Thursday, 4:30 PM
Bat used as weapon in Needham slaying, prosecutors say
(Robert E. Klein for The Boston Globe)
William B. Dunn was arraigned today in Dedham District Court.
By John R. Ellement, Globe Staff
Prosecutors confirmed today in court that a baseball bat was the weapon used in an attack Friday in a Needham basement that killed a 78-year-old man and sent his daughter-in-law to the hospital with severe head trauma.
Dressed in a blue prison jumpsuit, William B. Dunn, 41, kept his head bowed during his brief arraignment in Dedham District Court. Norfolk assistant district attorney Michele Armour told the court that Dunn had been installing a lawn sprinkler system at the home of Robert J. Moore Sr. when there was a confrontation. Dunn grabbed a baseball bat, Armour said, and beat Moore and his daughter-in-law, Nancy Moore. Armour did not say what sparked the alleged attack.
Dunn pleaded not guilty to charges of first-degree murder, armed assault with intent to murder, and assault and battery with a dangerous weapon. He was ordered held without bail, and is scheduled to return to court on Dec. 13.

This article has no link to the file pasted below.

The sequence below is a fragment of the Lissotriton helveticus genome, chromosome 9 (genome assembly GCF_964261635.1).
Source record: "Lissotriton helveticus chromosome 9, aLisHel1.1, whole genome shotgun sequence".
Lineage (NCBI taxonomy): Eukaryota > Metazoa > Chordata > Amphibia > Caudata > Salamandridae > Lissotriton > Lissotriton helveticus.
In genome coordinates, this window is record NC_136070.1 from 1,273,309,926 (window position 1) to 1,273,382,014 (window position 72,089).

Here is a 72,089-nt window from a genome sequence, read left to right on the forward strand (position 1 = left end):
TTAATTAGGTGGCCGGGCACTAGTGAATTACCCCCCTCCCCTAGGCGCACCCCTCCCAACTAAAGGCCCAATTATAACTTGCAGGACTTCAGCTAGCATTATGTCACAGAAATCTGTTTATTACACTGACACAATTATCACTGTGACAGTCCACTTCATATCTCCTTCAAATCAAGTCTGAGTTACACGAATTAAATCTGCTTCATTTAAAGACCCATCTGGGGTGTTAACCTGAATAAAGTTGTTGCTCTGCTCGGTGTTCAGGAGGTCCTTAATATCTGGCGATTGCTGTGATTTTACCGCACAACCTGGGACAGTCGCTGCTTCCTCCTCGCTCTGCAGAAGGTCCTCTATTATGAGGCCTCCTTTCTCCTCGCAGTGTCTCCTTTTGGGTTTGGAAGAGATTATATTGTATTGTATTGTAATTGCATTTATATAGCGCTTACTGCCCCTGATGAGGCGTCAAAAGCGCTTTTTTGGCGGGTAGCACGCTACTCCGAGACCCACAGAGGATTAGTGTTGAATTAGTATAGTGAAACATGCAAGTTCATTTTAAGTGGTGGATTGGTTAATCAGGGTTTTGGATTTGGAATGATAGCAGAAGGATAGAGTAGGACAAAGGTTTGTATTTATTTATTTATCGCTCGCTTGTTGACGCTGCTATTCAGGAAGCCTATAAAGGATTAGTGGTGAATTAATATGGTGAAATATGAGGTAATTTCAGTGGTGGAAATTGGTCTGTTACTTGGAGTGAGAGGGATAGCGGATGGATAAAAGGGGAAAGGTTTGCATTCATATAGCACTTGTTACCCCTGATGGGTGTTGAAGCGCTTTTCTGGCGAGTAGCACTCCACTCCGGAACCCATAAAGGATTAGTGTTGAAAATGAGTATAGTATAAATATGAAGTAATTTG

Dunn's attorney, Robert Griffin, spoke briefly with reporters outside court and rebuffed questions about an insanity defense, saying only, "I'm not ruling anything out."
The Globe reported Sunday that Dunn was voluntarily committed to the psychiatric ward of Norwood Caritas Carney Hospital in August after making paranoid statements to his wife, according to a missing person report his wife filed with Norwood police.
Griffin said today that to his knowledge Dunn did not have a prior history of violence. He added that his client’s family was devastated.
Judge Patricia Kurtin sealed the court file so no other details came to light about the slaying that upended Needham, a quiet town in Boston's western suburbs that had not had a homicide since 1989. A manhunt for Dunn was complicated Friday when employees of a pizzeria in Needham Square reported that a jittery man who may be armed had entered the restaurant. That report led town and State Police to essentially shut down the town center and deploy SWAT teams to rooftops.
Police arrested Hillel Neuer at gunpoint and charged him with disorderly conduct. Neuer is the executive director of Geneva-based UN Watch and was in Boston to deliver a speech.
In another courtroom this morning, Clerk Magistrate Salvatore Paterna dismissed the charges against Neuer, saying he reviewed police reports and found no probable cause.
After charges were dropped, attorney David G. Eisenstadt read a statement to reporters that said Neuer was "victimized" and "traumatized" by his arrest and that his reputation had been tarnished.